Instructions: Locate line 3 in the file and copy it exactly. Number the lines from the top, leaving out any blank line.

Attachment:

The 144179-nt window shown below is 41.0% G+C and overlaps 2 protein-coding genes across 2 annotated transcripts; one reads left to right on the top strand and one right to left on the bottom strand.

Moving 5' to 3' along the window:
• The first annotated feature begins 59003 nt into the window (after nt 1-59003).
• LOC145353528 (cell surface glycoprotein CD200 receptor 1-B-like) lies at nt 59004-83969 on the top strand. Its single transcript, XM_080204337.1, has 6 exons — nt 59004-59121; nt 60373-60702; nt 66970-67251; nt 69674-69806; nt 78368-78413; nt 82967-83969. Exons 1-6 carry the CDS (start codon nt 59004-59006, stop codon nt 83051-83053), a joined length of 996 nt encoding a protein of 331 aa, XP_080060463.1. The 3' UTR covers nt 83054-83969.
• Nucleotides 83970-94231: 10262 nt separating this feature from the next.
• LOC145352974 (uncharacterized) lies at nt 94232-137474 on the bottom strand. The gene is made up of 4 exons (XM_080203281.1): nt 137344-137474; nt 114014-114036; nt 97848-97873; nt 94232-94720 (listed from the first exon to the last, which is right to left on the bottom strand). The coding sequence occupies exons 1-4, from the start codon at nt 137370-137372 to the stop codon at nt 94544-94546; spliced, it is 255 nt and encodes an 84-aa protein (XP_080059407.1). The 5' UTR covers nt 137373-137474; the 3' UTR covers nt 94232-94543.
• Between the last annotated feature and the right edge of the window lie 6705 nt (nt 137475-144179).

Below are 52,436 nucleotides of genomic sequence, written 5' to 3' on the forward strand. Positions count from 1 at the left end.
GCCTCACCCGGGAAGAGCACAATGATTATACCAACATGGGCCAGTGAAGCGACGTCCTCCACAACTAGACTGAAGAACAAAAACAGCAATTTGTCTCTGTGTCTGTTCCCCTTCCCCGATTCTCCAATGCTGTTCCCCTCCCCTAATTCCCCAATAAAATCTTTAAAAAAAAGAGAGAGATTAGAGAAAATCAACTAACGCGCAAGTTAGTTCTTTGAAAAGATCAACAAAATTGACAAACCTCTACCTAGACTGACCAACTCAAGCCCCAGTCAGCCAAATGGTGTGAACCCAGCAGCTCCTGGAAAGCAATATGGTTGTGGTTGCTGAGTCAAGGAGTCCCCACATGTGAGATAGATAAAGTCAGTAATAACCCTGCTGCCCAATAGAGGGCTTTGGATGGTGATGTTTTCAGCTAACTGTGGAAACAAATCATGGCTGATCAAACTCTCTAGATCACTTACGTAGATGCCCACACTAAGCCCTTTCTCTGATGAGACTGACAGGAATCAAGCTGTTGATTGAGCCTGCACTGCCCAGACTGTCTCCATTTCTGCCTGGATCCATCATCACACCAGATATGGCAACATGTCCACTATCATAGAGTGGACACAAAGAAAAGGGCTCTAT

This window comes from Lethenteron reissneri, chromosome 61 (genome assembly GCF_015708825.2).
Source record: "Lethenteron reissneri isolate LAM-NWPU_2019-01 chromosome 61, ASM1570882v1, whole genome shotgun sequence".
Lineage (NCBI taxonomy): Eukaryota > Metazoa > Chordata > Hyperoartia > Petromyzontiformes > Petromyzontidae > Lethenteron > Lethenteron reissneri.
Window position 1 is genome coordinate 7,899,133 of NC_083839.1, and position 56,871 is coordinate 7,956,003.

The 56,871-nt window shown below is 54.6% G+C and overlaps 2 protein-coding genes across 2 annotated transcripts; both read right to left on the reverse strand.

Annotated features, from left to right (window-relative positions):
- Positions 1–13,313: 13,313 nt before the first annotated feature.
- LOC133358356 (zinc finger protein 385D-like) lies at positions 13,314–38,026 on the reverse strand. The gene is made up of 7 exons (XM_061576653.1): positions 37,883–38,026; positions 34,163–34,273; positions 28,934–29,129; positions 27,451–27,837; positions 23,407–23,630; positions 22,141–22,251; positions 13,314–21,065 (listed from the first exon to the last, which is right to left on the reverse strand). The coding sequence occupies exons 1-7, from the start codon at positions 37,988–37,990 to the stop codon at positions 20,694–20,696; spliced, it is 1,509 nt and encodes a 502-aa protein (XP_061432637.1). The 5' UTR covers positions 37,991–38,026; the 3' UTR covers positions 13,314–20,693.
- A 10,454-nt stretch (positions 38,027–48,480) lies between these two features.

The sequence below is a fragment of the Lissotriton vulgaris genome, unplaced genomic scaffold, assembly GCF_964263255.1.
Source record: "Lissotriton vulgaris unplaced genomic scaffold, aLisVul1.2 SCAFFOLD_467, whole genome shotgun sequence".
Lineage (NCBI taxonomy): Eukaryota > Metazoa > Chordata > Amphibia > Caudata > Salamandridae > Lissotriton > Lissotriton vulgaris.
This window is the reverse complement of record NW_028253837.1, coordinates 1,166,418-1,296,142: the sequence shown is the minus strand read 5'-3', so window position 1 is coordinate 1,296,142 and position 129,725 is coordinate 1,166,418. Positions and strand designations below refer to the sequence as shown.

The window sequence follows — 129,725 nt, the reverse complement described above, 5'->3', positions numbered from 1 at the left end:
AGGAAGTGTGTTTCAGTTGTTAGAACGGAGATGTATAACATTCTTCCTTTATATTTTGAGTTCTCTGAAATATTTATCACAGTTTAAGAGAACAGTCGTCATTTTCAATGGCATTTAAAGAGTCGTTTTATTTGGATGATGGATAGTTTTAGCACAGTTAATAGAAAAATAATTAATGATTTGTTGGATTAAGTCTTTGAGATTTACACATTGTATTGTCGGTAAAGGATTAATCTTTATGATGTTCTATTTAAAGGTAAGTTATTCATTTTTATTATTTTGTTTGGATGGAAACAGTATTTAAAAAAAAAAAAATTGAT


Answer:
• The first annotated feature begins 59003 nt into the window (after nt 1-59003).